In 2016-17, a revised AP World History exam format and minor revisions to the AP World History course take effect. For more information about the changes, visit AP Central.
The AP World history curriculum was revised in 2011-12. The goals of that revision were to:
- Provide a detailed curriculum framework. The curriculum framework promotes the use of historical thinking skills (.pdf/494KB) to explore global patterns of change over time. Acquiring these skills enables students to analyze and interpret historical events in depth and to apply their understanding to a variety of historical contexts. Exam questions will ask students to use and apply historical thinking skills to support the conceptual understandings contained in the curriculum framework.
- Strike a balance between teaching facts and covering key concepts in depth.
- Encourage multiple approaches to teaching and learning. AP World History focuses on key concepts and themes, which allows either a chronological or thematic approach to teaching. Exploring key concepts supports students as they investigate historical developments within a chronological framework. Through course themes, students learn to make crucial connections across historical periods.
- Reflect college-level expectations. College faculty are involved in every step of the revision process, ensuring that the course and exam are well aligned to college expectations.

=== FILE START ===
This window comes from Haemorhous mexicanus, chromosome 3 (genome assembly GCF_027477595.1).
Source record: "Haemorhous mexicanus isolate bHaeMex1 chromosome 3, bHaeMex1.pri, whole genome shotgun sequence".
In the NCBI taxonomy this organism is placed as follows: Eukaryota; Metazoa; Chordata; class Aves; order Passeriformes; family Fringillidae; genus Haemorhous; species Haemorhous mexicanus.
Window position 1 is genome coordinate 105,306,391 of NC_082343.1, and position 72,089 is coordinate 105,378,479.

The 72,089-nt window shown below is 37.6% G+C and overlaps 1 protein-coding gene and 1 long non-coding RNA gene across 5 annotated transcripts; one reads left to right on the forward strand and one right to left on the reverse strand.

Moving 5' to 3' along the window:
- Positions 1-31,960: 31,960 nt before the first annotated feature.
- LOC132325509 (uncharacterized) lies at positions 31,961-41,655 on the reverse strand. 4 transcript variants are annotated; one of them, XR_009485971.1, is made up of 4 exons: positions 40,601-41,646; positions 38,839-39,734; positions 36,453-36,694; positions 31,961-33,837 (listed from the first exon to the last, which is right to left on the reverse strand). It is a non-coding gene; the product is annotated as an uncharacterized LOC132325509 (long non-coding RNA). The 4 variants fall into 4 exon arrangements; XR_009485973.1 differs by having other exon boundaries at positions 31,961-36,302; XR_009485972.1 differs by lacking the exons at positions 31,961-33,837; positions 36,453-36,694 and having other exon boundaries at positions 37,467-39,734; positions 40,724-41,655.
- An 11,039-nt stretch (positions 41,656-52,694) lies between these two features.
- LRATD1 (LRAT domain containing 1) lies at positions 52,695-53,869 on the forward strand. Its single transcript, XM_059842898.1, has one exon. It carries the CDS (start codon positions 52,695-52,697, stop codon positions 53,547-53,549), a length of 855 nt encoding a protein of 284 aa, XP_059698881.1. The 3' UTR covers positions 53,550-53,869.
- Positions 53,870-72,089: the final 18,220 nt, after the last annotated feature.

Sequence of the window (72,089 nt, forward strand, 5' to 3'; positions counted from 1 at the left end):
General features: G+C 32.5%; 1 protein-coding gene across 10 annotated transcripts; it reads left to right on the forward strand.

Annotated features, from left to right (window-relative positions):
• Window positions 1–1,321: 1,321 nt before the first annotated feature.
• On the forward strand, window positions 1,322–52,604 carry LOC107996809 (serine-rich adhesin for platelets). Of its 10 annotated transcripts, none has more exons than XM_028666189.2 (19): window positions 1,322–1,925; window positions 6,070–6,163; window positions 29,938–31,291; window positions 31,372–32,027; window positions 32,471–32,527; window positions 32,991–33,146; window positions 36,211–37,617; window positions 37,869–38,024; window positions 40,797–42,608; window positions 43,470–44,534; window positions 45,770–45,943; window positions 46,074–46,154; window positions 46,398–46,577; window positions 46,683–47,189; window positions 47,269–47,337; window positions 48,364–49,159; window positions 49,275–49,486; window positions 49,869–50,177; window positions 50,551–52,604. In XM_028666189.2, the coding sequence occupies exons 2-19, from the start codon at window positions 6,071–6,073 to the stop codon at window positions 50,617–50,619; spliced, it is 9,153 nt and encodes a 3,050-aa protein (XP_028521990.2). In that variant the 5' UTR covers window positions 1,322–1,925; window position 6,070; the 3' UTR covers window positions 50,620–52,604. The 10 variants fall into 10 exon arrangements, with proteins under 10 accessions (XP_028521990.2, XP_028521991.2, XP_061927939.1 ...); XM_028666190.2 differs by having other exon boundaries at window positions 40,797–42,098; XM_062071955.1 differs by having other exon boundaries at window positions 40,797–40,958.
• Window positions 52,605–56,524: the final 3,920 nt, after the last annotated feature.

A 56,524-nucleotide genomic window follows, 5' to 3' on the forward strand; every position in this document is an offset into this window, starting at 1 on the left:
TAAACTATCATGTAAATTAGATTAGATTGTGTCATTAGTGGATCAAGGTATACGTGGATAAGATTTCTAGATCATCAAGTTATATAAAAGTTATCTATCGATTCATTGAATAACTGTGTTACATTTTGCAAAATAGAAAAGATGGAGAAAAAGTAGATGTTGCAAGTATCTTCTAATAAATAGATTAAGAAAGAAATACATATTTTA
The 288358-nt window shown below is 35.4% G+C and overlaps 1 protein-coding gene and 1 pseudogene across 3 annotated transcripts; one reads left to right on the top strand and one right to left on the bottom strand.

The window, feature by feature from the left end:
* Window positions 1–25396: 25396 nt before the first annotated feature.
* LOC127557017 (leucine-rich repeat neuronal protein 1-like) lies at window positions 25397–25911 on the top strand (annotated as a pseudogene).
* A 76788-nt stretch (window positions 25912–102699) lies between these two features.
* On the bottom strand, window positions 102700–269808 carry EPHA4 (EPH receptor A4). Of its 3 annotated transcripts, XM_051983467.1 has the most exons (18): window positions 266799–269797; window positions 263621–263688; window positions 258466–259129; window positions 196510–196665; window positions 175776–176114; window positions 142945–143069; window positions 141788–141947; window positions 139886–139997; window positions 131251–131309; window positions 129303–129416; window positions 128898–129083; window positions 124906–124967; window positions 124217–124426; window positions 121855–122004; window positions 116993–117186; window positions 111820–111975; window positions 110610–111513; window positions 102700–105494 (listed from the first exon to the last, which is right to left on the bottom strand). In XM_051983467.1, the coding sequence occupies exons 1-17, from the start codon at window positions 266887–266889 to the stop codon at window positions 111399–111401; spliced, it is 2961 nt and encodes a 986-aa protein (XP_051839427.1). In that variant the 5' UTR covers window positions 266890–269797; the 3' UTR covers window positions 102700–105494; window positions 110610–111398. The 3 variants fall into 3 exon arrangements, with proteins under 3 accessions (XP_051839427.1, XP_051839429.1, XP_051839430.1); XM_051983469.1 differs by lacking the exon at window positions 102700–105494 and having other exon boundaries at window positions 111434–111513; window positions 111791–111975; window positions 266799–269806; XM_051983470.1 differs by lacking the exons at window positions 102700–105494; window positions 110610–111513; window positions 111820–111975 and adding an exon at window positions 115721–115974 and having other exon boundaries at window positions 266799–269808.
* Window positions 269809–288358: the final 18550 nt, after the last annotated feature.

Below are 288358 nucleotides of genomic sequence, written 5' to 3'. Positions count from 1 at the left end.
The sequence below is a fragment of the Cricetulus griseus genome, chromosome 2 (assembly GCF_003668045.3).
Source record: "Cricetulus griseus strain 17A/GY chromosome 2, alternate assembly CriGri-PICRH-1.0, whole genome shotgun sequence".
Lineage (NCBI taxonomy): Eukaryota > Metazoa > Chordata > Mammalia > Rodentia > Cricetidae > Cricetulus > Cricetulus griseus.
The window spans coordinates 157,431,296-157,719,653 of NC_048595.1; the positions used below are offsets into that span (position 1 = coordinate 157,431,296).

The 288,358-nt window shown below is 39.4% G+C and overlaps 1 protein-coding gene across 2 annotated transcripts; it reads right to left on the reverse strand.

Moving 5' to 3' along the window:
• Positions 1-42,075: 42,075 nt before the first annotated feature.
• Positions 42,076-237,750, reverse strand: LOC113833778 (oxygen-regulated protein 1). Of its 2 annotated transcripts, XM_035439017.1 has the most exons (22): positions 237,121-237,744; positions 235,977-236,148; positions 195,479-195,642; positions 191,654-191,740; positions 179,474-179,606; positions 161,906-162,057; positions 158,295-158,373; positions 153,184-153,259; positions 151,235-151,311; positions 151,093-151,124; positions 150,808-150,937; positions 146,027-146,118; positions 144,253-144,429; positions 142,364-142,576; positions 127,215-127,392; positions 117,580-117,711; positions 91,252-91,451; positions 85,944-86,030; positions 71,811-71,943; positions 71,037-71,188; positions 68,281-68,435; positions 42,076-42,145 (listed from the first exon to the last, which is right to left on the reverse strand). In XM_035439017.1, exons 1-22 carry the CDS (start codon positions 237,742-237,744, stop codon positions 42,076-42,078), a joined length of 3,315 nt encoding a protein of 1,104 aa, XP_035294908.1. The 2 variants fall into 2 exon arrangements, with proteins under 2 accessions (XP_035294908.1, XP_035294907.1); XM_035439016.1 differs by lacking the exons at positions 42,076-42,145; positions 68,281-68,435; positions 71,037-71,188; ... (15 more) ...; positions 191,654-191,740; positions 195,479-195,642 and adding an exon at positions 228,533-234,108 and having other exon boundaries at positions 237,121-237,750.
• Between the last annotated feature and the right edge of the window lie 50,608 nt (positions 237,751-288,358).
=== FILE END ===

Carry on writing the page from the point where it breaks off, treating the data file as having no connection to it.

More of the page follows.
Course and Exam Overview (2016-17 and beyond)
AP World History is structured around the investigation of key course themes and concepts in six different chronological periods, from approximately 8000 B.C.E. to the present. These themes, examined across cultures and time periods, include:
|Theme 1: Interaction Between Humans and the Environment||
|Theme 2: Development and Interaction of Cultures||
|Theme 3: State-Building, Expansion, and Conflict||
|Theme 4: Creation, Expansion, and Interaction of Economic Systems||
|Theme 5: Development and Transformation of Social Structures||
Additionally, the course emphasizes student development of historical thinking skills (.pdf/494KB). Students learn to:
- Craft historical arguments from historical evidence
- Describe, analyze and evaluate events from a chronological perspective
- Compare and contextualize historical developments
- Analyze evidence, reasoning and context to construct and understand diverse interpretations of the past.
AP World History Development Committee
- Craig G. Benjamin, Grand Valley State University, Allendale, Michigan
- Erik R. Vincent, Holy Innocents Episcopal School, Atlanta, Georgia
- Rachel Jean-Baptiste, University of California-Davis, Davis, California
- Angela Lee, Weston High School, Weston, Massachusetts
- Cheralyn R. Pinchem, Boston Latin School, Boston, Massachusetts
- Deborah Wing-Leonard, Clear Lake High School, Houston, Texas
- Tim Keirn, California State University — Long Beach, Long Beach, California